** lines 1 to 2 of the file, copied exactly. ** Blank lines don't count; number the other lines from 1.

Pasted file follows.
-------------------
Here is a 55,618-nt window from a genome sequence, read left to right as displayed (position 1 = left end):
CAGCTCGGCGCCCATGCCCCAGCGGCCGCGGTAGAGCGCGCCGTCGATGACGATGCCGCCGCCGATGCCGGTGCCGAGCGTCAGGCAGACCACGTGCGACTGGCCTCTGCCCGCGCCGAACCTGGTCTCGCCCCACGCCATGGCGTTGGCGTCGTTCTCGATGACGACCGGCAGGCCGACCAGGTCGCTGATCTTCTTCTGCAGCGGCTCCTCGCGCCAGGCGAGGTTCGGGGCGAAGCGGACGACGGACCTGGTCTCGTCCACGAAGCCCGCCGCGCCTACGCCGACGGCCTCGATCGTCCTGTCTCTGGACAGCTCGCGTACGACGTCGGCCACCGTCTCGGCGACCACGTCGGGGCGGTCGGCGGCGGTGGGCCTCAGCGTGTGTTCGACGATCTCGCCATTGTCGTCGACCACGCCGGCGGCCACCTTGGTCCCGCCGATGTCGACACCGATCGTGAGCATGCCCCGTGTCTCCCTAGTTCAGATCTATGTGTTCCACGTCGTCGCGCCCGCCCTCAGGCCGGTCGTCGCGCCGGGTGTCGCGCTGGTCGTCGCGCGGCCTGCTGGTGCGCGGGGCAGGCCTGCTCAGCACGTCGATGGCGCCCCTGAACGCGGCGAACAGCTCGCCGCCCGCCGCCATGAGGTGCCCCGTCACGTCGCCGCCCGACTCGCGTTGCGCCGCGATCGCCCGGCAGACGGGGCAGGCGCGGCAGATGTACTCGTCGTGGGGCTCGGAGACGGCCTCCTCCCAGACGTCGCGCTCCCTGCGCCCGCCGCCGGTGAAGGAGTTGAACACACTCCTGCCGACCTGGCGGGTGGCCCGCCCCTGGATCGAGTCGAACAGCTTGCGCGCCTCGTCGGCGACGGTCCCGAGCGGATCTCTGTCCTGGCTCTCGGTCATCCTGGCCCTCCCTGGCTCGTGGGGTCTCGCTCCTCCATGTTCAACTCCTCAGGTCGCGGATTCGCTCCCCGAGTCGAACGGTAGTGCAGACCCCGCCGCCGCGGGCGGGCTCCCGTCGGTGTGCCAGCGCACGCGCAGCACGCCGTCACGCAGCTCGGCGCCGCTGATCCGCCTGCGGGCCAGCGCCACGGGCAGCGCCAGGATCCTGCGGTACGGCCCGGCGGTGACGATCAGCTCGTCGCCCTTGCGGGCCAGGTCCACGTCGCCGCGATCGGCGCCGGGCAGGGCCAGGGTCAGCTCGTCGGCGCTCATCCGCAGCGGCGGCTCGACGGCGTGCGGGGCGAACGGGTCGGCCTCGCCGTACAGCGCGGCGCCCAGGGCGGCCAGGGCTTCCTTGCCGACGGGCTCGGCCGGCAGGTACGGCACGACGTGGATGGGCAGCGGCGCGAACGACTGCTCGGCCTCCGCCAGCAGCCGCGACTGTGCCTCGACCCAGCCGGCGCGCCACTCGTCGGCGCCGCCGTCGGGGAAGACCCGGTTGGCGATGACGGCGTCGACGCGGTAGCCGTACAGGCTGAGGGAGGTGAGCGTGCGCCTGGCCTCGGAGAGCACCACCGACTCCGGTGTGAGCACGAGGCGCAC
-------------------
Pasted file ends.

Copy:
Here is a 55,618-nt window from a genome sequence, read left to right as displayed (position 1 = left end):
CAGCTCGGCGCCCATGCCCCAGCGGCCGCGGTAGAGCGCGCCGTCGATGACGATGCCGCCGCCGATGCCGGTGCCGAGCGTCAGGCAGACCACGTGCGACTGGCCTCTGCCCGCGCCGAACCTGGTCTCGCCCCACGCCATGGCGTTGGCGTCGTTCTCGATGACGACCGGCAGGCCGACCAGGTCGCTGATCTTCTTCTGCAGCGGCTCCTCGCGCCAGGCGAGGTTCGGGGCGAAGCGGACGACGGACCTGGTCTCGTCCACGAAGCCCGCCGCGCCTACGCCGACGGCCTCGATCGTCCTGTCTCTGGACAGCTCGCGTACGACGTCGGCCACCGTCTCGGCGACCACGTCGGGGCGGTCGGCGGCGGTGGGCCTCAGCGTGTGTTCGACGATCTCGCCATTGTCGTCGACCACGCCGGCGGCCACCTTGGTCCCGCCGATGTCGACACCGATCGTGAGCATGCCCCGTGTCTCCCTAGTTCAGATCTATGTGTTCCACGTCGTCGCGCCCGCCCTCAGGCCGGTCGTCGCGCCGGGTGTCGCGCTGGTCGTCGCGCGGCCTGCTGGTGCGCGGGGCAGGCCTGCTCAGCACGTCGATGGCGCCCCTGAACGCGGCGAACAGCTCGCCGCCCGCCGCCATGAGGTGCCCCGTCACGTCGCCGCCCGACTCGCGTTGCGCCGCGATCGCCCGGCAGACGGGGCAGGCGCGGCAGATGTACTCGTCGTGGGGCTCGGAGACGGCCTCCTCCCAGACGTCGCGCTCCCTGCGCCCGCCGCCGGTGAAGGAGTTGAACACACTCCTGCCGACCTGGCGGGTGGCCCGCCCCTGGATCGAGTCGAACAGCTTGCGCGCCTCGTCGGCGACGGTCCCGAGCGGATCTCTGTCCTGGCTCTCGGTCATCCTGGCCCTCCCTGGCTCGTGGGGTCTCGCTCCTCCATGTTCAACTCCTCAGGTCGCGGATTCGCTCCCCGAGTCGAACGGTAGTGCAGACCCCGCCGCCGCGGGCGGGCTCCCGTCGGTGTGCCAGCGCACGCGCAGCACGCCGTCACGCAGCTCGGCGCCGCTGATCCGCCTGCGGGCCAGCGCCACGGGCAGCGCCAGGATCCTGCGGTACGGCCCGGCGGTGACGATCAGCTCGTCGCCCTTGCGGGCCAGGTCCACGTCGCCGCGATCGGCGCCGGGCAGGGCCAGGGTCAGCTCGTCGGCGCTCATCCGCAGCGGCGGCTCGACGGCGTGCGGGGCGAACGGGTCGGCCTCGCCGTACAGCGCGGCGCCCAGGGCGGCCAGGGCTTCCTTGCCGACGGGCTCGGCCGGCAGGTACGGCACGACGTGGATGGGCAGCGGCGCGAACGACTGCTCGGCCTCCGCCAGCAGCCGCGACTGTGCCTCGACCCAGCCGGCGCGCCACTCGTCGGCGCCGCCGTCGGGGAAGACCCGGTTGGCGATGACGGCGTCGACGCGGTAGCCGTACAGGCTGAGGGAGGTGAGCGTGCGCCTGGCCTCGGAGAGCACCACCGACTCCGGTGTGAGCACGAGGCGCAC